NEPA to decide on Noranda mining permit in two months
The country will have to wait for at least another two months before a decision is made by the National Environment and Planning Agency (NEPA) on whether Noranda Jamaica Bauxite Partners will receive a permit to mine bauxite in the section of the Cockpit Country known as the Special Mining Lease 173 (SML 173) area.
The defined boundaries of the Cockpit Country have been the subject of intense public debate, with environmentalists and lobbyists contending that SML 173 and other sections of west central Jamaica should be declared off-limits to bauxite mining.
“We have another at least two months before we would be in a position to complete all the reviews and receiving responses from consultants so that we can go forward with a decision,” NEPA’s Chief Executive Officer Peter Knight told members of the Public Administration and Appropriations Committee (PAAC) on Wednesday.
In a report to the PAAC, the environmental oversight body said it was too early to comment on the potential impact of mining operations on water resources and biodiversity in the areas. The agency said that an in-depth review of the environment impact assessment (EIA) and consultation with stakeholders in both the public and private sectors are continuing.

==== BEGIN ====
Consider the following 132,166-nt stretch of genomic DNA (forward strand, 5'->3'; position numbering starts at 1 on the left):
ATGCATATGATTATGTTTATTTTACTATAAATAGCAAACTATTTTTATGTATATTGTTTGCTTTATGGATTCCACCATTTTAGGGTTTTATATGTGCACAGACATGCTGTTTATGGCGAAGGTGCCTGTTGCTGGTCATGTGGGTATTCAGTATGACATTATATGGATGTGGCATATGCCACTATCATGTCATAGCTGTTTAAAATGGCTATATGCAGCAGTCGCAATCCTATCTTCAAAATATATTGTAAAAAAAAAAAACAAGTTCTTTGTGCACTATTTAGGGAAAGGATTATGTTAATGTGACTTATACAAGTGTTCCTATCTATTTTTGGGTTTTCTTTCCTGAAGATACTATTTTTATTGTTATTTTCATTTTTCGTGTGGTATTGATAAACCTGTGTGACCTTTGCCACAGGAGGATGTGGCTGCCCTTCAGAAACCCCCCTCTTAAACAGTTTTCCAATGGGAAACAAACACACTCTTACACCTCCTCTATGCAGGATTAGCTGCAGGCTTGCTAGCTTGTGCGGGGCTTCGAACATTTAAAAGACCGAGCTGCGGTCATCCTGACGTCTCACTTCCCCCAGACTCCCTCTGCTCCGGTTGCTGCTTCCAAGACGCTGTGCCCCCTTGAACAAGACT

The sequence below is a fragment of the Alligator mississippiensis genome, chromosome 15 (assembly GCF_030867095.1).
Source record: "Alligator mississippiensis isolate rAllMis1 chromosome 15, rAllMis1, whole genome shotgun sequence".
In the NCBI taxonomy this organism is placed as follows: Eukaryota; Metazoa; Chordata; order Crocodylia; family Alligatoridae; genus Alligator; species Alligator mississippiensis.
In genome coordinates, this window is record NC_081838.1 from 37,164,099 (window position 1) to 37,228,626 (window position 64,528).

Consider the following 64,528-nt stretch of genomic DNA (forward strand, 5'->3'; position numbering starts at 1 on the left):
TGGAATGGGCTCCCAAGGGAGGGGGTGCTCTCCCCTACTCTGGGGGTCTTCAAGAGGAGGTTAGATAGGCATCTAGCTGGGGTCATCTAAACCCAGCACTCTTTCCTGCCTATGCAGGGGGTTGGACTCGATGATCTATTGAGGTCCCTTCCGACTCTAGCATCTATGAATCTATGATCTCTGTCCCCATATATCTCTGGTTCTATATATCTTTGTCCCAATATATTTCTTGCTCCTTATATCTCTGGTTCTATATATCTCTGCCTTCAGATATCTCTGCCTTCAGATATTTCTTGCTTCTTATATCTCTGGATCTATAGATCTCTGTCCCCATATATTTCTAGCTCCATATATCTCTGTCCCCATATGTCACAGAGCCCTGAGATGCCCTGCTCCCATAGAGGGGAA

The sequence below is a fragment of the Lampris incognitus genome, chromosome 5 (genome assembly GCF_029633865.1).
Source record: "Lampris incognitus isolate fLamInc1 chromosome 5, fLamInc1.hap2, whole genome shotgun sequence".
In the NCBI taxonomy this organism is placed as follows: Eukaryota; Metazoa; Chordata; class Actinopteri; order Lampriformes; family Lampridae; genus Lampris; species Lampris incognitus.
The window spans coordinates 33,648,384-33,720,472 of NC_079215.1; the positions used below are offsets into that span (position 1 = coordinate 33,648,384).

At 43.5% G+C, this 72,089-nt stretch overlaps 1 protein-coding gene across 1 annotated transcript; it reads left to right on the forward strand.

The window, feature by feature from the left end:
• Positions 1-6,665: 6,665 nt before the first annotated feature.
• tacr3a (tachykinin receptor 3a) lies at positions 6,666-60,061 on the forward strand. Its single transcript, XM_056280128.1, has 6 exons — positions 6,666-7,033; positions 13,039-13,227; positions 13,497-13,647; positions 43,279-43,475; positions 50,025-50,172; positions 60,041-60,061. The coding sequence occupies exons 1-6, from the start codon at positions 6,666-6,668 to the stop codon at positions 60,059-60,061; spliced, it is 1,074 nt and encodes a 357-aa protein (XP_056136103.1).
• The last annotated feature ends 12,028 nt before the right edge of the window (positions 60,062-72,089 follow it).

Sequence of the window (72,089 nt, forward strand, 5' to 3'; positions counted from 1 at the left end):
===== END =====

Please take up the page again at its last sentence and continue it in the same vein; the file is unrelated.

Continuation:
During the deliberations, PAAC Chairman Mikael Phillips complained that some bauxite companies had breached the terms of their permits to the detriment of residents in areas where bauxite is mined.
He said that for the last four years bauxite had been trucked from Mile Gully to Clarendon on the roads used by motorists. According to Phillips, an alternative road should have been built by the bauxite company to truck the ore, but to date this has not happened.
Phillips wanted to know if NEPA could address the reported concern, seeing that it had granted an environmental permit for bauxite mining in that area.
However, Knight indicated that the policing of such regulations was not the remit of NEPA, but should be reported to the Jamaica Bauxite Institute or the Mines and Geology Department.
Phillips noted that residents in areas where bauxite is mined did not feel that the authorities took their plight seriously. He said that residents sometimes expressed their frustration in the form of street protests.